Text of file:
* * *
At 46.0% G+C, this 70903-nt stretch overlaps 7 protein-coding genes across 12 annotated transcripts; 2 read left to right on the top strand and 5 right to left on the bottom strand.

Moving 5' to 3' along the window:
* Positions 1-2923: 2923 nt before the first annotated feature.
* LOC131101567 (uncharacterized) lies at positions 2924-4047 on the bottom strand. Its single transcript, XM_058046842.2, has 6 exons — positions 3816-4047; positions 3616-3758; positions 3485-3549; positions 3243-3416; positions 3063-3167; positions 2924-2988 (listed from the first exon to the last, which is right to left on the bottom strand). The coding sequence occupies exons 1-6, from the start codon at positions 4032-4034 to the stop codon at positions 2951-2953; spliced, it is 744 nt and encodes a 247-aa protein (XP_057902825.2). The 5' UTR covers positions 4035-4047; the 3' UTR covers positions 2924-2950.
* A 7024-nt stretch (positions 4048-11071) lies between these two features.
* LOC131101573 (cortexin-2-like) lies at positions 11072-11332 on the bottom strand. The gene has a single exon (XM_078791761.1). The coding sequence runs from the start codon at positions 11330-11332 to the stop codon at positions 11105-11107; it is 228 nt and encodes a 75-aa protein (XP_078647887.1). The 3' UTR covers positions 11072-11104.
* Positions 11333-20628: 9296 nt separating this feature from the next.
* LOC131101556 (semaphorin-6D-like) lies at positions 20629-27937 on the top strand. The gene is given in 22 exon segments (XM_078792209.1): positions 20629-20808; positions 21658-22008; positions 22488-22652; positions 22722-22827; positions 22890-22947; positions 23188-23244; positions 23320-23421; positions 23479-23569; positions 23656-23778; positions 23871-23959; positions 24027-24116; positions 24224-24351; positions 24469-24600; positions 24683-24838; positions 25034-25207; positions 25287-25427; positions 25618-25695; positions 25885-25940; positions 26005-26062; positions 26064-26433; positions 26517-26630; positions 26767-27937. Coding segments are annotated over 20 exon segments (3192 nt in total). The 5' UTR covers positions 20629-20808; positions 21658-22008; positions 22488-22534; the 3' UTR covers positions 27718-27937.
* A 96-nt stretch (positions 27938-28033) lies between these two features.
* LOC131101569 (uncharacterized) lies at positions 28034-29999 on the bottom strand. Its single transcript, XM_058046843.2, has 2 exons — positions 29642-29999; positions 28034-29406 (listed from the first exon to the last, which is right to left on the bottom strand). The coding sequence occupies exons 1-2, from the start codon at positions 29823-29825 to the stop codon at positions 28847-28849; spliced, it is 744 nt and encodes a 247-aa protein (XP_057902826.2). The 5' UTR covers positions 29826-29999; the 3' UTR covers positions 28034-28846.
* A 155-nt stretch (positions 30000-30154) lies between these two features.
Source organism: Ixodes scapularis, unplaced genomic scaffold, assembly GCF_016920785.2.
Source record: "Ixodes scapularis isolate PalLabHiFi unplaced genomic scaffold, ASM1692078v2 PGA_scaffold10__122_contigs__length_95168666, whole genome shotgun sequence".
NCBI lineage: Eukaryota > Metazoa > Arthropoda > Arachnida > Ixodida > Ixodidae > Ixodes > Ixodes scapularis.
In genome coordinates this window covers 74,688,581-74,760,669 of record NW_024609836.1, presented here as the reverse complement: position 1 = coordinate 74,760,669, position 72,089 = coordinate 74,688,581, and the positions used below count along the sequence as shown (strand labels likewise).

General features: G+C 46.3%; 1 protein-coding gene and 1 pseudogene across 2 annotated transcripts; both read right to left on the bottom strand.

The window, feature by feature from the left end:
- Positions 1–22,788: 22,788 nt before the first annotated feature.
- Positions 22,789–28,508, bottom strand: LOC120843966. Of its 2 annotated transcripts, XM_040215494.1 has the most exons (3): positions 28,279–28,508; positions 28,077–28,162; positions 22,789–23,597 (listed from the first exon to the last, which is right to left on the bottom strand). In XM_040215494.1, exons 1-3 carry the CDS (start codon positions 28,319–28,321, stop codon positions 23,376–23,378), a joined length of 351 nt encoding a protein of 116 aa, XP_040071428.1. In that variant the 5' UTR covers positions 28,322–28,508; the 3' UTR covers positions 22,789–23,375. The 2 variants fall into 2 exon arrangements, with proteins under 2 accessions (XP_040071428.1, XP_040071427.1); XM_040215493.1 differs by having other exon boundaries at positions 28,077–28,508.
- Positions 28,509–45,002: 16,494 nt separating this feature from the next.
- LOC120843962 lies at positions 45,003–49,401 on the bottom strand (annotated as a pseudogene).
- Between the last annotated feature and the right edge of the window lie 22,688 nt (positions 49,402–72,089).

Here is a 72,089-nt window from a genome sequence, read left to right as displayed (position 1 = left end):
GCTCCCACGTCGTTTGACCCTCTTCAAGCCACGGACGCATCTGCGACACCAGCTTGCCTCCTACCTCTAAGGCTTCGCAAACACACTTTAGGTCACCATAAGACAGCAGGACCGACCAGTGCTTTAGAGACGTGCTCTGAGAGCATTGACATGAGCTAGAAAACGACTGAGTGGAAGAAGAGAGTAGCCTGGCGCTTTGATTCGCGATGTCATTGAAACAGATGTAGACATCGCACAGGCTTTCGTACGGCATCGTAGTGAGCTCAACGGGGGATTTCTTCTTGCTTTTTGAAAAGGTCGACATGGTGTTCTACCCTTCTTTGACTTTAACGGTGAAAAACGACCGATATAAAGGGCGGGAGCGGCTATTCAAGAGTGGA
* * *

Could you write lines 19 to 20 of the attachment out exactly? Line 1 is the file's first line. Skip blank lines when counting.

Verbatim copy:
- Positions 22,789–28,508, bottom strand: LOC120843966. Of its 2 annotated transcripts, XM_040215494.1 has the most exons (3): positions 28,279–28,508; positions 28,077–28,162; positions 22,789–23,597 (listed from the first exon to the last, which is right to left on the bottom strand). In XM_040215494.1, exons 1-3 carry the CDS (start codon positions 28,319–28,321, stop codon positions 23,376–23,378), a joined length of 351 nt encoding a protein of 116 aa, XP_040071428.1. In that variant the 5' UTR covers positions 28,322–28,508; the 3' UTR covers positions 22,789–23,375. The 2 variants fall into 2 exon arrangements, with proteins under 2 accessions (XP_040071428.1, XP_040071427.1); XM_040215493.1 differs by having other exon boundaries at positions 28,077–28,508.
- Positions 28,509–45,002: 16,494 nt separating this feature from the next.